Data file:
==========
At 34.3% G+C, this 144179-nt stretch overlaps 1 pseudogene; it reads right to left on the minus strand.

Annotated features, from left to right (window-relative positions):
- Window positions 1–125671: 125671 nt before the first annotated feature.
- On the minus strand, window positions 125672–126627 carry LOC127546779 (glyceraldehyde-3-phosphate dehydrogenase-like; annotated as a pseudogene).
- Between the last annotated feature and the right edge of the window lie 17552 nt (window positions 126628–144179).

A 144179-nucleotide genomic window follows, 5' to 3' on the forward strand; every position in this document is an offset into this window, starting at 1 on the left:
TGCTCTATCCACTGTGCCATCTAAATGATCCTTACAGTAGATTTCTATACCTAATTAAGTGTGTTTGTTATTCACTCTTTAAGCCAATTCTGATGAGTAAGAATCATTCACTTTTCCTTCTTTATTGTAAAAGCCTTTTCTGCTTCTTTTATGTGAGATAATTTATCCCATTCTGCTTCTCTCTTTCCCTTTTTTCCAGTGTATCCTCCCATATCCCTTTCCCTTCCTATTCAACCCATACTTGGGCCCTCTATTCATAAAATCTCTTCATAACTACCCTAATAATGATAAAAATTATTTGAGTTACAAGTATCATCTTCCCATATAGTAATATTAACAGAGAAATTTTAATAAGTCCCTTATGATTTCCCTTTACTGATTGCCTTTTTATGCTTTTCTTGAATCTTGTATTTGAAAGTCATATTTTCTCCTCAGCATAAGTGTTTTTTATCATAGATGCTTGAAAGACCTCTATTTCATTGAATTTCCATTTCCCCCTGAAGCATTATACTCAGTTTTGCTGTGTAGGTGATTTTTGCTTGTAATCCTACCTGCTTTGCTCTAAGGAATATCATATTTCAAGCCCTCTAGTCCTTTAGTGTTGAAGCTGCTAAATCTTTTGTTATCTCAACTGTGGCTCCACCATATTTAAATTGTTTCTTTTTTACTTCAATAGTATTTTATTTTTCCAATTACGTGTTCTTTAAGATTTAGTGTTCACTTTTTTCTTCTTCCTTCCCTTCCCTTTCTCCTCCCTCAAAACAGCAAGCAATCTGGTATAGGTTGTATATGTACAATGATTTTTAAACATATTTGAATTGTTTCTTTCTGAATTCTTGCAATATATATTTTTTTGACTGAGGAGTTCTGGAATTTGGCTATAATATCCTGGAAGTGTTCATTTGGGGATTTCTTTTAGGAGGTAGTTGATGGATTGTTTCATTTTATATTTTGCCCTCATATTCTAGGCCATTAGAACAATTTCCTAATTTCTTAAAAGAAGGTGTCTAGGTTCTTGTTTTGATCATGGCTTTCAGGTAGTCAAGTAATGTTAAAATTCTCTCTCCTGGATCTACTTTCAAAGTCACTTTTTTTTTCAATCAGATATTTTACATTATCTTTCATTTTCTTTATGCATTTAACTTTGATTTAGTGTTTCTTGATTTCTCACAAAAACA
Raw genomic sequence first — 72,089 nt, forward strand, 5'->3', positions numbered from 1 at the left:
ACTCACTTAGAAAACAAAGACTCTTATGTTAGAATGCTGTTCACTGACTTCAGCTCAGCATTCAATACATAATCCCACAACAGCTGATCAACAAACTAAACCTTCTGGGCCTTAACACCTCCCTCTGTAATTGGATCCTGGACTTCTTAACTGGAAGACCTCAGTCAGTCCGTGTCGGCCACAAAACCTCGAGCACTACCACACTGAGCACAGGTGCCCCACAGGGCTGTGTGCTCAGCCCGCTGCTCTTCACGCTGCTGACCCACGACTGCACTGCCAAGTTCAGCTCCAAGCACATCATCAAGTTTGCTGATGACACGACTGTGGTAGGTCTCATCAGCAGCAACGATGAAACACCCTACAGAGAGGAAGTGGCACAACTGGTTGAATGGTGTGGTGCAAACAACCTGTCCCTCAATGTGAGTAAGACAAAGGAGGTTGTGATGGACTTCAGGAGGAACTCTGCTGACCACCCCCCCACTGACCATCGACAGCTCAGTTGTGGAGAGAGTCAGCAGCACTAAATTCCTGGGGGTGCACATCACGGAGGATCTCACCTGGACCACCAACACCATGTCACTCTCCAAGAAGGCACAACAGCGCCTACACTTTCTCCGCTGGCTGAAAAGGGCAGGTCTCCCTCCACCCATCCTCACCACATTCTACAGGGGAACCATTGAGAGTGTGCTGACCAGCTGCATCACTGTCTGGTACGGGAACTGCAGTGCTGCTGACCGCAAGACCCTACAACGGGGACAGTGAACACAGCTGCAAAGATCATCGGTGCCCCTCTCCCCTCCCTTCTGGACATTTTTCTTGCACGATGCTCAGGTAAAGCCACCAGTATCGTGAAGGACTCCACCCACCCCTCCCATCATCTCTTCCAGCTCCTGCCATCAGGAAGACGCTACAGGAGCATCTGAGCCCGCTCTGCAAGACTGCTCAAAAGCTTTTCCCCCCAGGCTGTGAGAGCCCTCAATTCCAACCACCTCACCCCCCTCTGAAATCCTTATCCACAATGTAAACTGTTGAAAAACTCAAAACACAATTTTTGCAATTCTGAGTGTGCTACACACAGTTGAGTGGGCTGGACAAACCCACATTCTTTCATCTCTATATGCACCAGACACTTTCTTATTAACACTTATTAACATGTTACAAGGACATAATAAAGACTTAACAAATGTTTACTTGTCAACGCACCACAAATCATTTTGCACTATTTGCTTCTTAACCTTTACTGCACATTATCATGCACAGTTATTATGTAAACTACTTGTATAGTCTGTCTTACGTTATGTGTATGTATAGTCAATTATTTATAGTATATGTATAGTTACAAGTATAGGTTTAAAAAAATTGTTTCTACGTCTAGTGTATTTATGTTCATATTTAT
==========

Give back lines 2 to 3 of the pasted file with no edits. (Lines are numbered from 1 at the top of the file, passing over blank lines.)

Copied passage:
Annotated features, from left to right (window-relative positions):
- Window positions 1–125671: 125671 nt before the first annotated feature.